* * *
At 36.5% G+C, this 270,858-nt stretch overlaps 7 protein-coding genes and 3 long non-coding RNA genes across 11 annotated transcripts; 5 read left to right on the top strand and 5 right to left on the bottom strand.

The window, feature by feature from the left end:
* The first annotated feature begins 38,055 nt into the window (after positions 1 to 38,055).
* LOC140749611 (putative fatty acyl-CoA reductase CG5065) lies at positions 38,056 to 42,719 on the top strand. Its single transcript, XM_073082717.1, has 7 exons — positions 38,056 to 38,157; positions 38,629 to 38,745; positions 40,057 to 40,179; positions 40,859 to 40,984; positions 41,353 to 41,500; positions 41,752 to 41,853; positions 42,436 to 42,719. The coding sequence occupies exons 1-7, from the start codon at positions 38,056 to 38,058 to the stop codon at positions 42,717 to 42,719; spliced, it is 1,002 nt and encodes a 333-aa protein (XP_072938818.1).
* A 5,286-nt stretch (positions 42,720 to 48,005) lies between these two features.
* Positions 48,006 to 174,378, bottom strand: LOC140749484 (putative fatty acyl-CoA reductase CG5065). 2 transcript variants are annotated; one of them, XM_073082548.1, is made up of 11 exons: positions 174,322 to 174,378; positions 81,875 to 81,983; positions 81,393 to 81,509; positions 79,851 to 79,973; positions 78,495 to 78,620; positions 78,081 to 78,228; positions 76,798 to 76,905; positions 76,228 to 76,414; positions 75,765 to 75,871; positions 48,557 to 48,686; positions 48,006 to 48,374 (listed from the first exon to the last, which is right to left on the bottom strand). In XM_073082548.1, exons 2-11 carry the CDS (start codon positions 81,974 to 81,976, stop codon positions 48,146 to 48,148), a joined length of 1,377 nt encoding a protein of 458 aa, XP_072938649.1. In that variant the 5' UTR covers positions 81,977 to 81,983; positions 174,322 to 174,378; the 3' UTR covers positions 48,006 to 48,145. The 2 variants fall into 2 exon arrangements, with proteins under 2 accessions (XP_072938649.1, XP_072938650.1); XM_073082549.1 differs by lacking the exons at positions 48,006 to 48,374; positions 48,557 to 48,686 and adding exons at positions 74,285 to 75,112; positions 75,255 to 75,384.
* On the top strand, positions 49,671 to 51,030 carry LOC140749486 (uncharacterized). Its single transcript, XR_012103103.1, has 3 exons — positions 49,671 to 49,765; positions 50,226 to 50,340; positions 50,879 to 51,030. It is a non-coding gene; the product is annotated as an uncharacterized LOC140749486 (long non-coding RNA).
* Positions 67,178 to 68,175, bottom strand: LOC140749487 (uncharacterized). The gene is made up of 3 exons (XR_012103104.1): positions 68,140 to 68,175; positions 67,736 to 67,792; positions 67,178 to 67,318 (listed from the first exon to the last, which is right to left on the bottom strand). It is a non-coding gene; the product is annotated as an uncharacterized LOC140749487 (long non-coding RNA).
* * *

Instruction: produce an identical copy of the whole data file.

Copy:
At 36.5% G+C, this 270,858-nt stretch overlaps 7 protein-coding genes and 3 long non-coding RNA genes across 11 annotated transcripts; 5 read left to right on the top strand and 5 right to left on the bottom strand.

The window, feature by feature from the left end:
* The first annotated feature begins 38,055 nt into the window (after positions 1 to 38,055).
* LOC140749611 (putative fatty acyl-CoA reductase CG5065) lies at positions 38,056 to 42,719 on the top strand. Its single transcript, XM_073082717.1, has 7 exons — positions 38,056 to 38,157; positions 38,629 to 38,745; positions 40,057 to 40,179; positions 40,859 to 40,984; positions 41,353 to 41,500; positions 41,752 to 41,853; positions 42,436 to 42,719. The coding sequence occupies exons 1-7, from the start codon at positions 38,056 to 38,058 to the stop codon at positions 42,717 to 42,719; spliced, it is 1,002 nt and encodes a 333-aa protein (XP_072938818.1).
* A 5,286-nt stretch (positions 42,720 to 48,005) lies between these two features.
* Positions 48,006 to 174,378, bottom strand: LOC140749484 (putative fatty acyl-CoA reductase CG5065). 2 transcript variants are annotated; one of them, XM_073082548.1, is made up of 11 exons: positions 174,322 to 174,378; positions 81,875 to 81,983; positions 81,393 to 81,509; positions 79,851 to 79,973; positions 78,495 to 78,620; positions 78,081 to 78,228; positions 76,798 to 76,905; positions 76,228 to 76,414; positions 75,765 to 75,871; positions 48,557 to 48,686; positions 48,006 to 48,374 (listed from the first exon to the last, which is right to left on the bottom strand). In XM_073082548.1, exons 2-11 carry the CDS (start codon positions 81,974 to 81,976, stop codon positions 48,146 to 48,148), a joined length of 1,377 nt encoding a protein of 458 aa, XP_072938649.1. In that variant the 5' UTR covers positions 81,977 to 81,983; positions 174,322 to 174,378; the 3' UTR covers positions 48,006 to 48,145. The 2 variants fall into 2 exon arrangements, with proteins under 2 accessions (XP_072938649.1, XP_072938650.1); XM_073082549.1 differs by lacking the exons at positions 48,006 to 48,374; positions 48,557 to 48,686 and adding exons at positions 74,285 to 75,112; positions 75,255 to 75,384.
* On the top strand, positions 49,671 to 51,030 carry LOC140749486 (uncharacterized). Its single transcript, XR_012103103.1, has 3 exons — positions 49,671 to 49,765; positions 50,226 to 50,340; positions 50,879 to 51,030. It is a non-coding gene; the product is annotated as an uncharacterized LOC140749486 (long non-coding RNA).
* Positions 67,178 to 68,175, bottom strand: LOC140749487 (uncharacterized). The gene is made up of 3 exons (XR_012103104.1): positions 68,140 to 68,175; positions 67,736 to 67,792; positions 67,178 to 67,318 (listed from the first exon to the last, which is right to left on the bottom strand). It is a non-coding gene; the product is annotated as an uncharacterized LOC140749487 (long non-coding RNA).